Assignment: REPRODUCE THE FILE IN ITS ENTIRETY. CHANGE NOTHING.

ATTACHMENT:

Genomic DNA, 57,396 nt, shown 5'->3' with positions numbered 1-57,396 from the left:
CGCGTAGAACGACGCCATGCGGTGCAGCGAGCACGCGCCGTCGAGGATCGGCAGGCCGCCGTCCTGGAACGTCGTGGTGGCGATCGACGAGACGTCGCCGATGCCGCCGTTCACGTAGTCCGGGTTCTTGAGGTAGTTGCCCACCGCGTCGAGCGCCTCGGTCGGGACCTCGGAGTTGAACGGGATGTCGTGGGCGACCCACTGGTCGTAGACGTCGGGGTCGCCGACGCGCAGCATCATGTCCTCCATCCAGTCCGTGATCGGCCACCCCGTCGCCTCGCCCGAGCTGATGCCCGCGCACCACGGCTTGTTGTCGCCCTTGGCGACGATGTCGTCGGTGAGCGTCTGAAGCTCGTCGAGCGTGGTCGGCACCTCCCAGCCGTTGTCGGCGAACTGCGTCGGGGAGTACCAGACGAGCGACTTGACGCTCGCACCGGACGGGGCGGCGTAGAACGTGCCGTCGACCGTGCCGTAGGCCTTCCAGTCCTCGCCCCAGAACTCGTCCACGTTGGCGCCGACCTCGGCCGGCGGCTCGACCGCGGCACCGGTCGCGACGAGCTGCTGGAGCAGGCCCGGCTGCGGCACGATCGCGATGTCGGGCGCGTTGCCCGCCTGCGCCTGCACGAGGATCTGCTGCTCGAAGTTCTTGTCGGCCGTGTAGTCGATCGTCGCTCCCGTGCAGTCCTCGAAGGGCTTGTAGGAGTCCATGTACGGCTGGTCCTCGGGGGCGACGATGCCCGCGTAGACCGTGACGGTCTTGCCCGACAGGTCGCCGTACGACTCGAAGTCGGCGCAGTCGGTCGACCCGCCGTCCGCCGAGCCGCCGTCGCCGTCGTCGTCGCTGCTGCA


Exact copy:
Genomic DNA, 57,396 nt, shown 5'->3' with positions numbered 1-57,396 from the left:
CGCGTAGAACGACGCCATGCGGTGCAGCGAGCACGCGCCGTCGAGGATCGGCAGGCCGCCGTCCTGGAACGTCGTGGTGGCGATCGACGAGACGTCGCCGATGCCGCCGTTCACGTAGTCCGGGTTCTTGAGGTAGTTGCCCACCGCGTCGAGCGCCTCGGTCGGGACCTCGGAGTTGAACGGGATGTCGTGGGCGACCCACTGGTCGTAGACGTCGGGGTCGCCGACGCGCAGCATCATGTCCTCCATCCAGTCCGTGATCGGCCACCCCGTCGCCTCGCCCGAGCTGATGCCCGCGCACCACGGCTTGTTGTCGCCCTTGGCGACGATGTCGTCGGTGAGCGTCTGAAGCTCGTCGAGCGTGGTCGGCACCTCCCAGCCGTTGTCGGCGAACTGCGTCGGGGAGTACCAGACGAGCGACTTGACGCTCGCACCGGACGGGGCGGCGTAGAACGTGCCGTCGACCGTGCCGTAGGCCTTCCAGTCCTCGCCCCAGAACTCGTCCACGTTGGCGCCGACCTCGGCCGGCGGCTCGACCGCGGCACCGGTCGCGACGAGCTGCTGGAGCAGGCCCGGCTGCGGCACGATCGCGATGTCGGGCGCGTTGCCCGCCTGCGCCTGCACGAGGATCTGCTGCTCGAAGTTCTTGTCGGCCGTGTAGTCGATCGTCGCTCCCGTGCAGTCCTCGAAGGGCTTGTAGGAGTCCATGTACGGCTGGTCCTCGGGGGCGACGATGCCCGCGTAGACCGTGACGGTCTTGCCCGACAGGTCGCCGTACGACTCGAAGTCGGCGCAGTCGGTCGACCCGCCGTCCGCCGAGCCGCCGTCGCCGTCGTCGTCGCTGCTGCA